Being Thankful For Your Shoes
This is the week to give thanks for all that we have. Today we’ll look at an Olympian who was thankful for two mismatched shoes. Let’s dig in.
It’s Almost Hard to Conceptualize the Past in Terms of Today
Just a century ago, Americans had far less. Most were thankful for a good pair of shoes and a roof over their heads and food in their belly. There were no cell phones, huge TVs, or all of the stuff we now consider essential for modern life. A refrigerator that didn’t require ice delivery was an extreme luxury and a washing machine generally meant the elbow grease required to wash your clothes in a tub of soap. I have lived in a Victorian home for the past two decades and thinking about all that went into just getting the house warm in the 1890s is mind-boggling.
An Olympian with a Shoe Problem
You’ve may have heard the story about Jim Thorpe, or maybe you don’t even know who that is. Jim was an American Indian athlete who is largely considered one of the world’s GOATs. Thorpe participated in 15 events during the 1912 Summer Games and won eight of them, leading gold medals in both the pentathlon and decathlon. He also played football (collegiate and professional), professional baseball, and basketball. Basically, Jim made modern greats like two-sport athlete Dion Sanders look like a rank amateur.
In the 1912 summer Olympics in Stockholm Sweden, right before the start of the decathlon, Jim’s shoes were stolen. That could be because he had crushed so many other athletes in the other events that many were worried that they made the trip for nothing. Note in the picture above that his shoes are mismatched. One shoe was donated by another athlete and the other they dug out of the trash. One was too big, so on that side, he’s wearing two socks. He went on to win the decathlon with his two mismatched shoes.
Being Thankful for Your Shoes
Jim’s story is largely considered one of the classics for reminding us that we shouldn’t make excuses or let anything get in the way of our dreams. However, this Thanksgiving week, I’ll offer another explanation. Jim was thankful to have shoes.
Jim attended an Indian Agency school, with his twin brother, Charlie. His brother helped him through school until Charlie died of pneumonia at age nine. Jim ran away from school several times so his father sent him to an Indian boarding school. Thorpe’s mother died in childbirth two years later and he became depressed. After multiple arguments with his father, he left home to work on a horse ranch while still in his early teens. In 1904 Thorpe returned to his father at age 16 and attended Carlisle Indian School in Pennsylvania. It was there that his athletic ability was finally recognized.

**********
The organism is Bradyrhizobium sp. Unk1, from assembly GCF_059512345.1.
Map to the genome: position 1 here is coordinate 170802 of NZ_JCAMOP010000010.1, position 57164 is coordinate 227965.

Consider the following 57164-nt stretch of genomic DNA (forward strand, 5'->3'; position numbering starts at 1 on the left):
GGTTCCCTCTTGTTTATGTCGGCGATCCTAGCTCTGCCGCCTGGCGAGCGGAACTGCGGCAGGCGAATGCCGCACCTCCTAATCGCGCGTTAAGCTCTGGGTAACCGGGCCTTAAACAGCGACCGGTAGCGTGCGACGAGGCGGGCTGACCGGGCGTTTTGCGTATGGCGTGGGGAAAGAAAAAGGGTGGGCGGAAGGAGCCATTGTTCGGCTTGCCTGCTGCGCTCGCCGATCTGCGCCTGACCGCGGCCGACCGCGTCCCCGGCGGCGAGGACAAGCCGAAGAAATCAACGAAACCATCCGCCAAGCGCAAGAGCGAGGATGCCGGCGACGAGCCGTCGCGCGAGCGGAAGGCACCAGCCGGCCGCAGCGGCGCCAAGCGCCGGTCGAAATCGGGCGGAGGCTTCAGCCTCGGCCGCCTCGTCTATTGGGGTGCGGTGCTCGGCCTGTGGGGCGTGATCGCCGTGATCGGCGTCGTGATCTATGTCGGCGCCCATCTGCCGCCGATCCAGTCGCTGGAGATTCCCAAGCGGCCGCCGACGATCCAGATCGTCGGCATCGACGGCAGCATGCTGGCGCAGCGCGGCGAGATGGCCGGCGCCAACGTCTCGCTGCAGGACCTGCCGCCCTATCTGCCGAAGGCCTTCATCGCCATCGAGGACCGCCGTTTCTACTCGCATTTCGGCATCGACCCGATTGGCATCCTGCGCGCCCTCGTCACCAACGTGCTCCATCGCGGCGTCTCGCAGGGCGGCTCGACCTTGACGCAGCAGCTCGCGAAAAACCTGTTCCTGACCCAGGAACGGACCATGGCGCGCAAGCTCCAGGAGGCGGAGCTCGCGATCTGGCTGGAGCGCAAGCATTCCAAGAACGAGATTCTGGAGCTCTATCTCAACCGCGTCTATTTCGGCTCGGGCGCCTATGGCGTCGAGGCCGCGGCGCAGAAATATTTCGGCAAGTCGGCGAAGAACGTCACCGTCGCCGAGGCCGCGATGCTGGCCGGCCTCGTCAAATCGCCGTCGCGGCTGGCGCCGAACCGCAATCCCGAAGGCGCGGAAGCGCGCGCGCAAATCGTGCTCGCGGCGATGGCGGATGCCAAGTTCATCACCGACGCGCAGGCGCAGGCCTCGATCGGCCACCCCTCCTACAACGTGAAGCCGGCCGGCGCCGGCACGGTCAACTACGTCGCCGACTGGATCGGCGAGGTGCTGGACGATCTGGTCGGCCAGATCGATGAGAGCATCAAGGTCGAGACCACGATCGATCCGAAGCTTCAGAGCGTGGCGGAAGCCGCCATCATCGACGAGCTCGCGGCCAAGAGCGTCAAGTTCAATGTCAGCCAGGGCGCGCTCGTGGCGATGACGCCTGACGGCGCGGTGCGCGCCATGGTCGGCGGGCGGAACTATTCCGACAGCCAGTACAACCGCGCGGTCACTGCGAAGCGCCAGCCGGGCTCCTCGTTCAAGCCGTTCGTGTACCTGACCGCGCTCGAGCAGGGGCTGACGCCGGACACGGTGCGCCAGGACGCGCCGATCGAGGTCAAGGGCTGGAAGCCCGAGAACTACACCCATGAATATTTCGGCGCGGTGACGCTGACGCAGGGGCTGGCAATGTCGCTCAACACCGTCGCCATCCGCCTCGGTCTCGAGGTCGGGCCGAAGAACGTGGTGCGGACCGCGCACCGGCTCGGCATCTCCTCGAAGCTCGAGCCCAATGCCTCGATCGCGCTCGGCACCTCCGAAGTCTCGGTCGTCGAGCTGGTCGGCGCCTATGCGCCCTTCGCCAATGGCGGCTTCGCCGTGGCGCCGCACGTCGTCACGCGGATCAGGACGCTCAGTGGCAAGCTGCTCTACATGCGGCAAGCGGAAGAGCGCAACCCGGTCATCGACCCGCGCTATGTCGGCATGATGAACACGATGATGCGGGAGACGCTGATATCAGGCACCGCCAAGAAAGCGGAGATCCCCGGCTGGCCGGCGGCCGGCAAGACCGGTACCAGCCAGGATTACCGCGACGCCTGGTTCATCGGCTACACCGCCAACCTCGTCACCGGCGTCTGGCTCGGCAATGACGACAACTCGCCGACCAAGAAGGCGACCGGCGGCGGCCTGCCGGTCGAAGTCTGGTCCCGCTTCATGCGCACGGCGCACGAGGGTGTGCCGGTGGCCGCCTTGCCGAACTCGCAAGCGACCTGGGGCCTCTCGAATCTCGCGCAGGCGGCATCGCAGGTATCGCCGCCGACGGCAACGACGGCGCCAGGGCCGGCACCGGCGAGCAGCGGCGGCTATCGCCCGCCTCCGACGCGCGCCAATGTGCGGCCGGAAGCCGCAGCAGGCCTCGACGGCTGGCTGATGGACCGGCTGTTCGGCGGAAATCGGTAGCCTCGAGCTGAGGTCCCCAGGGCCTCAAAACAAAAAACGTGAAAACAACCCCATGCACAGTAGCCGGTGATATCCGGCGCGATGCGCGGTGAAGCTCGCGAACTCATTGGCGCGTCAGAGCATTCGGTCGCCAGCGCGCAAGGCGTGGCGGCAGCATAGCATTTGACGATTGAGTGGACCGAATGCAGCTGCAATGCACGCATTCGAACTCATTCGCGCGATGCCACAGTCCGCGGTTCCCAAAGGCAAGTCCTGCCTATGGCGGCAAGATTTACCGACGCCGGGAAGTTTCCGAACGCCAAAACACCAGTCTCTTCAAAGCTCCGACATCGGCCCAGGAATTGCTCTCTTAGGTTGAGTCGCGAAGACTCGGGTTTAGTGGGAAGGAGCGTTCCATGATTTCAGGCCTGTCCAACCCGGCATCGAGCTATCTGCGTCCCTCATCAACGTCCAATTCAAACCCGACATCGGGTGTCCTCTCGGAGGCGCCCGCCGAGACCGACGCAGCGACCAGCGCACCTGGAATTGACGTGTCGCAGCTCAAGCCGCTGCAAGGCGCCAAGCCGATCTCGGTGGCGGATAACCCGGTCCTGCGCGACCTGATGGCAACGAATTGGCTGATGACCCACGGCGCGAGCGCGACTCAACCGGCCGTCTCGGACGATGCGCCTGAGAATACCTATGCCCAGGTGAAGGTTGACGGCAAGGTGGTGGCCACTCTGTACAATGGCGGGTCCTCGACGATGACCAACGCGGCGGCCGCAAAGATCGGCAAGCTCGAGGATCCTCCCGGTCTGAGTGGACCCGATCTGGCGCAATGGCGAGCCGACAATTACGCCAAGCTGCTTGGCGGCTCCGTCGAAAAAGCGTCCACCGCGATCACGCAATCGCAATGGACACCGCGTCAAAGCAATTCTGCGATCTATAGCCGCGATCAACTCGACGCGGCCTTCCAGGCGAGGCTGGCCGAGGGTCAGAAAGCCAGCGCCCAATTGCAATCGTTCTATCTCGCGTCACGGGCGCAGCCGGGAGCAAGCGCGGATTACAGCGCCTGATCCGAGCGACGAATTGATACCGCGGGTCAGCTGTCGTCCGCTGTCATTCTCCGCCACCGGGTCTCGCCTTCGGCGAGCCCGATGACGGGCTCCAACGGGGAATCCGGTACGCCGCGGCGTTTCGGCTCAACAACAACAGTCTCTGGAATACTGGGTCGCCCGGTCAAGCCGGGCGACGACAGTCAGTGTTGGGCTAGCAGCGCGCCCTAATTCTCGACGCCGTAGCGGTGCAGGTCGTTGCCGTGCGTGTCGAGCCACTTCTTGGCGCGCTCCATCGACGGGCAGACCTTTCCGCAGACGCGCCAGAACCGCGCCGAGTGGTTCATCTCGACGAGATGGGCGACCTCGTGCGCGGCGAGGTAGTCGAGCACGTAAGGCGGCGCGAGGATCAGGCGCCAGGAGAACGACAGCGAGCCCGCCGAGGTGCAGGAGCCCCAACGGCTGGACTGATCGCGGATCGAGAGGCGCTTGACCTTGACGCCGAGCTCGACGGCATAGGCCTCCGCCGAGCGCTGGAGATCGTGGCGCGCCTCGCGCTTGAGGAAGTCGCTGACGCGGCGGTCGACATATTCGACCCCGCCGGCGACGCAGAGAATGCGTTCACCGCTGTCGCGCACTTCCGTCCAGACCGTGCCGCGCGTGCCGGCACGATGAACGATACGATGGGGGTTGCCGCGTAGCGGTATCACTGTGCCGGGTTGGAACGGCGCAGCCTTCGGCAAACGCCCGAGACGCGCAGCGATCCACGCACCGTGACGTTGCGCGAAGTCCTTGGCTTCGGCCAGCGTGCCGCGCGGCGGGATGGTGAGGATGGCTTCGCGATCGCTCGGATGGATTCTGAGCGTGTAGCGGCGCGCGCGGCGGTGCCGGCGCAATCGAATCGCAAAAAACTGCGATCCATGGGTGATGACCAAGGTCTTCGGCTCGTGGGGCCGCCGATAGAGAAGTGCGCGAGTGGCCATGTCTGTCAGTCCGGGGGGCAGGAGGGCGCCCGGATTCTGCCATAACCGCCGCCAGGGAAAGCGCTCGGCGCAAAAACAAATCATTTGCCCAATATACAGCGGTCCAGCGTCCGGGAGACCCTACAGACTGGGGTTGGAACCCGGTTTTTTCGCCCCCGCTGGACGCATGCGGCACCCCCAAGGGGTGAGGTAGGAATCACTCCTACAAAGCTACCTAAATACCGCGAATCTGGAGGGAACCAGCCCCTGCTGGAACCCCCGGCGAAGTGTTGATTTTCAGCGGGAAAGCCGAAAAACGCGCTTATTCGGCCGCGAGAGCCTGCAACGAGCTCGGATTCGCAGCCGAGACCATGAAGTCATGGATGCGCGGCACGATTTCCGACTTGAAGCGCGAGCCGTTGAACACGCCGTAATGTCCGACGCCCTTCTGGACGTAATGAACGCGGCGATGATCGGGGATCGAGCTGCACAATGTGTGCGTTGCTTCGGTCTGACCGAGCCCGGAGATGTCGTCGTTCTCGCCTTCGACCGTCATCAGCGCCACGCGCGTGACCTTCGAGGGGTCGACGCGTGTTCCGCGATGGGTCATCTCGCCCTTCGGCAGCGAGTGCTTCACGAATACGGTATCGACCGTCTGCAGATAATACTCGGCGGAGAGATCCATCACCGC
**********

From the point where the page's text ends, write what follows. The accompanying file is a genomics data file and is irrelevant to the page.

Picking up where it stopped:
Thorpe was coached by Glenn “Pop” Warner, the one whose name is proudly affixed to many of today’s modern youth football programs. He was orphaned while still in high school after his father died from gangrene poisoning. Thorpe again dropped out of school and resumed ranch work for a few years before finally returning to Carlisle School.
So my take on Jim Thorpe is different. When a kid grows up hard like this, losing his shoes before a big race is nothing. He was just thankful to have any shoes.
A Final Challenge
In 1913, a newspaper reported that Thorpe had previously been paid as a professional athlete at $2 a game to play baseball. Apparently, this was common at the time, with college athletes playing summer professional ball to earn extra money. However, most used aliases to avoid this issue, but Jim did not. This was a problem, as at the time, the athlete needed to be an amateur to participate in the Olympics. He penned this letter to try to clear his name:
“I hope I will be partly excused by the fact that I was simply an Indian schoolboy and did not know all about such things. In fact, I did not know that I was doing wrong, because I was doing what I knew several other college men had done, except that they did not use their own names …”
That didn’t help as the Olympic committee stripped him of his medals later that year, which was against their own rules as he was outside of the 30 day objection period. Thorpe’s medals were finally reinstated in the 1980s and presented to his children.
The upshot? As we get older and more stuff comes our way, it’s hard to be thankful for the little things that we take for granted. Like our health, our relationships, the shirt on our back, and the shoes on our feet. So when I look at the image above, while I see triumph over adversity, I also see a man who is happy that he has shoes. So the next time you get angry at what you don’t have, look down and stare at the two miracles on your feet.